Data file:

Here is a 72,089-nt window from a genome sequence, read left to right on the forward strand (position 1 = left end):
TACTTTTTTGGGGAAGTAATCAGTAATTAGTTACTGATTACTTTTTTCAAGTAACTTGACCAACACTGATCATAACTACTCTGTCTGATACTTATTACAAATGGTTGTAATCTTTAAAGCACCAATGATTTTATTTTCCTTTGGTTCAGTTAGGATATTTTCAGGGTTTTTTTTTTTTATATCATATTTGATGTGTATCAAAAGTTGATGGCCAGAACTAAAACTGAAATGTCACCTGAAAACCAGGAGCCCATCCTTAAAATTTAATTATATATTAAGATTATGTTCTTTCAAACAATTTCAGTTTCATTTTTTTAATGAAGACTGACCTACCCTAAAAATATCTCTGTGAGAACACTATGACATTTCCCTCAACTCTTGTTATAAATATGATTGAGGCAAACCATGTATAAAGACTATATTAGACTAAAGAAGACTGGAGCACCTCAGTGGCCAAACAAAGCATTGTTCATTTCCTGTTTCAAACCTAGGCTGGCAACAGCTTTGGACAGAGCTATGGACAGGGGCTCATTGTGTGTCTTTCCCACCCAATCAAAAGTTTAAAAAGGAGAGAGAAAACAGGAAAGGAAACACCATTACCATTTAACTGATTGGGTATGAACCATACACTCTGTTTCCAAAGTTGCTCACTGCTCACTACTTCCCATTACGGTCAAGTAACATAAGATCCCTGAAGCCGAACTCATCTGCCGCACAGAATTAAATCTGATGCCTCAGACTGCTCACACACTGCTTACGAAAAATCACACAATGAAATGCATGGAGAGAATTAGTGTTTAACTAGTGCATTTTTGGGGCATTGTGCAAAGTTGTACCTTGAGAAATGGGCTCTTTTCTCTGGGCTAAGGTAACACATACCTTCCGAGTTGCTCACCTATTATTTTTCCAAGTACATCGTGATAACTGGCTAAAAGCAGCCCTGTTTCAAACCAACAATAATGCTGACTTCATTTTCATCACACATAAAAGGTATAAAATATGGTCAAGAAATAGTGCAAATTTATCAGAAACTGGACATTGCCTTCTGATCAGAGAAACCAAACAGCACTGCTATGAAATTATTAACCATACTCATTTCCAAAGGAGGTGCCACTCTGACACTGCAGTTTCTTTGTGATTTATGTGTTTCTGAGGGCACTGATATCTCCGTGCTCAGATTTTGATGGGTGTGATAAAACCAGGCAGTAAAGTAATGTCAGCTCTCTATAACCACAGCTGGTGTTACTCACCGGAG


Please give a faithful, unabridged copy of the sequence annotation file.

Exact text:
Here is a 72,089-nt window from a genome sequence, read left to right on the forward strand (position 1 = left end):
TACTTTTTTGGGGAAGTAATCAGTAATTAGTTACTGATTACTTTTTTCAAGTAACTTGACCAACACTGATCATAACTACTCTGTCTGATACTTATTACAAATGGTTGTAATCTTTAAAGCACCAATGATTTTATTTTCCTTTGGTTCAGTTAGGATATTTTCAGGGTTTTTTTTTTTTATATCATATTTGATGTGTATCAAAAGTTGATGGCCAGAACTAAAACTGAAATGTCACCTGAAAACCAGGAGCCCATCCTTAAAATTTAATTATATATTAAGATTATGTTCTTTCAAACAATTTCAGTTTCATTTTTTTAATGAAGACTGACCTACCCTAAAAATATCTCTGTGAGAACACTATGACATTTCCCTCAACTCTTGTTATAAATATGATTGAGGCAAACCATGTATAAAGACTATATTAGACTAAAGAAGACTGGAGCACCTCAGTGGCCAAACAAAGCATTGTTCATTTCCTGTTTCAAACCTAGGCTGGCAACAGCTTTGGACAGAGCTATGGACAGGGGCTCATTGTGTGTCTTTCCCACCCAATCAAAAGTTTAAAAAGGAGAGAGAAAACAGGAAAGGAAACACCATTACCATTTAACTGATTGGGTATGAACCATACACTCTGTTTCCAAAGTTGCTCACTGCTCACTACTTCCCATTACGGTCAAGTAACATAAGATCCCTGAAGCCGAACTCATCTGCCGCACAGAATTAAATCTGATGCCTCAGACTGCTCACACACTGCTTACGAAAAATCACACAATGAAATGCATGGAGAGAATTAGTGTTTAACTAGTGCATTTTTGGGGCATTGTGCAAAGTTGTACCTTGAGAAATGGGCTCTTTTCTCTGGGCTAAGGTAACACATACCTTCCGAGTTGCTCACCTATTATTTTTCCAAGTACATCGTGATAACTGGCTAAAAGCAGCCCTGTTTCAAACCAACAATAATGCTGACTTCATTTTCATCACACATAAAAGGTATAAAATATGGTCAAGAAATAGTGCAAATTTATCAGAAACTGGACATTGCCTTCTGATCAGAGAAACCAAACAGCACTGCTATGAAATTATTAACCATACTCATTTCCAAAGGAGGTGCCACTCTGACACTGCAGTTTCTTTGTGATTTATGTGTTTCTGAGGGCACTGATATCTCCGTGCTCAGATTTTGATGGGTGTGATAAAACCAGGCAGTAAAGTAATGTCAGCTCTCTATAACCACAGCTGGTGTTACTCACCGGAG